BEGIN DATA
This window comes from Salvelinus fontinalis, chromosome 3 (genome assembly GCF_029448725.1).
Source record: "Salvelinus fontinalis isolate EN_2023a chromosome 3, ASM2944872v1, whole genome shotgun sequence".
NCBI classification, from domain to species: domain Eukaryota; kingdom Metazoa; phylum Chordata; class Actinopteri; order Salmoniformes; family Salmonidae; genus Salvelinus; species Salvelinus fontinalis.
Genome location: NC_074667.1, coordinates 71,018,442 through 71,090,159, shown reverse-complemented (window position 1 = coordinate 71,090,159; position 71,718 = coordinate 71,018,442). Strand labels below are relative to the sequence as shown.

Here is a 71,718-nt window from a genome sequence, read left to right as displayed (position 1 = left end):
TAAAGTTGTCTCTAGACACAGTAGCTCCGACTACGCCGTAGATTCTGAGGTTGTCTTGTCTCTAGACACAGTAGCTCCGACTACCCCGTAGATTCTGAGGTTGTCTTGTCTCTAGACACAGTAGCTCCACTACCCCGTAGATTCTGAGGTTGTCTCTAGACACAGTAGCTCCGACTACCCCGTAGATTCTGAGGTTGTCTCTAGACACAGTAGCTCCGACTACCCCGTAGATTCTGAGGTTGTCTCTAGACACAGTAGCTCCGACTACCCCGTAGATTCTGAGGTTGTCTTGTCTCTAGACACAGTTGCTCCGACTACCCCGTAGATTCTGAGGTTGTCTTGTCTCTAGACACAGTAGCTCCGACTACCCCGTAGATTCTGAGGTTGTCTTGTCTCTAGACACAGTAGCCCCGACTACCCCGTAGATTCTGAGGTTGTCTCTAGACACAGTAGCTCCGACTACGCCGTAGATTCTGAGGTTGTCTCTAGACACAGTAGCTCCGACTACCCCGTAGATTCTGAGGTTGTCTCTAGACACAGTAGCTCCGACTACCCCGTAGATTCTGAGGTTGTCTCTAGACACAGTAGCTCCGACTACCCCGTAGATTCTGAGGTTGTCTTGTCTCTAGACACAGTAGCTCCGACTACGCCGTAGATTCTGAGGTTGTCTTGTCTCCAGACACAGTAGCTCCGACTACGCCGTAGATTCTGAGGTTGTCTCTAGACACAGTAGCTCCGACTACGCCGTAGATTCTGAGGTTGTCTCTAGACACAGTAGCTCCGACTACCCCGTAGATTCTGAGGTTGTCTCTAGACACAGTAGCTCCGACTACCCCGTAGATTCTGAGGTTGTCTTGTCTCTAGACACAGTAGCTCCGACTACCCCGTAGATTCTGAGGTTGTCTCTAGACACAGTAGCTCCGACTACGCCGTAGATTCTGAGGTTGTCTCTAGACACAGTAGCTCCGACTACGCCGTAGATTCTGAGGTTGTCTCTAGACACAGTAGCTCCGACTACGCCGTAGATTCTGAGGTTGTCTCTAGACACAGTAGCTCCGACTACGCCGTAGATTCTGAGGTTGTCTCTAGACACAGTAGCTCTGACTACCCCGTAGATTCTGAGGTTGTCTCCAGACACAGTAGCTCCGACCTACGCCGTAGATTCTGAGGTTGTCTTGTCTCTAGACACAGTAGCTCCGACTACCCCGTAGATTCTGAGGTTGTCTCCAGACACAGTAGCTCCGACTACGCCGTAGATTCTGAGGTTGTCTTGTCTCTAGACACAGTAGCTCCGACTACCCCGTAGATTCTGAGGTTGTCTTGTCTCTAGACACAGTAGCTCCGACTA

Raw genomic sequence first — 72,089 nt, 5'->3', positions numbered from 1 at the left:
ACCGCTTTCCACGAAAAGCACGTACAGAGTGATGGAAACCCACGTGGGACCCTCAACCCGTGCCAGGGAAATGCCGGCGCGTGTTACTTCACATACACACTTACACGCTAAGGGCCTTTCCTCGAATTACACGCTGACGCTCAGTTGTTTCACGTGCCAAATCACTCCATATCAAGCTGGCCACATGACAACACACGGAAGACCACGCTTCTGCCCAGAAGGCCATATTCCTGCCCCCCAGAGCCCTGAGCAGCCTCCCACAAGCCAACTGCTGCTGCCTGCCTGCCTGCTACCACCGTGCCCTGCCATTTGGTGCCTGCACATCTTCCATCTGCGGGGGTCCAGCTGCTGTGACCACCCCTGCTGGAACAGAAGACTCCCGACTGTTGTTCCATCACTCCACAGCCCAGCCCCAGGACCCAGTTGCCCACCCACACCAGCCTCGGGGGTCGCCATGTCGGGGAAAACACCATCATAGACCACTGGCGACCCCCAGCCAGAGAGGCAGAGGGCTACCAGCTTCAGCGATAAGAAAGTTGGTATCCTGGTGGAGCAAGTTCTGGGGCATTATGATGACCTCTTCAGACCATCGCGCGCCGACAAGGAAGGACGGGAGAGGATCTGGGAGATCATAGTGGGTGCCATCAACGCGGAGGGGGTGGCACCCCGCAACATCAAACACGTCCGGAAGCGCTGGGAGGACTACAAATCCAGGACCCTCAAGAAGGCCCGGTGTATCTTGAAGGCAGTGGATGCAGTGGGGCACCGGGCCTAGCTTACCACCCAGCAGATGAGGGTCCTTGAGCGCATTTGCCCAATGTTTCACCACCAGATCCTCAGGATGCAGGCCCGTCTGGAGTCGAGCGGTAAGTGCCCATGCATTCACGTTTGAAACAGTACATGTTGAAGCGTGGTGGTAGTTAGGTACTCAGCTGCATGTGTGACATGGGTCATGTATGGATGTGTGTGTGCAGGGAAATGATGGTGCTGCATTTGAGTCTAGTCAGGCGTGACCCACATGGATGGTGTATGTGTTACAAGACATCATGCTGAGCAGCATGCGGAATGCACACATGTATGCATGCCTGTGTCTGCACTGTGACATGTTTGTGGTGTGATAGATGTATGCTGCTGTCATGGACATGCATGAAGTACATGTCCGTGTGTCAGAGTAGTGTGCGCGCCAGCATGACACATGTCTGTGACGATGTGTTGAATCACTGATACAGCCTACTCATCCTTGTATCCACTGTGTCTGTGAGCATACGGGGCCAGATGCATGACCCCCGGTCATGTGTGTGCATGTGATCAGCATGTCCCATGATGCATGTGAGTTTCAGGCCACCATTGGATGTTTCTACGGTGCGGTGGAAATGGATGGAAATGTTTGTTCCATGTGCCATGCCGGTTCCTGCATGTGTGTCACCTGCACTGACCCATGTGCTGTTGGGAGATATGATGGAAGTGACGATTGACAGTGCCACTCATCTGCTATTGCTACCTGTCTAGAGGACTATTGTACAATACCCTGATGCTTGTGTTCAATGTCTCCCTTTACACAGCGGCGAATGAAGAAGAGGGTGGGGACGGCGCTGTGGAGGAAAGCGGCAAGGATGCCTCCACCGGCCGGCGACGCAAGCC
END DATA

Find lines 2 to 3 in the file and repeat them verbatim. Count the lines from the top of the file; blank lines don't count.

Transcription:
Source record: "Salvelinus fontinalis isolate EN_2023a chromosome 3, ASM2944872v1, whole genome shotgun sequence".
NCBI classification, from domain to species: domain Eukaryota; kingdom Metazoa; phylum Chordata; class Actinopteri; order Salmoniformes; family Salmonidae; genus Salvelinus; species Salvelinus fontinalis.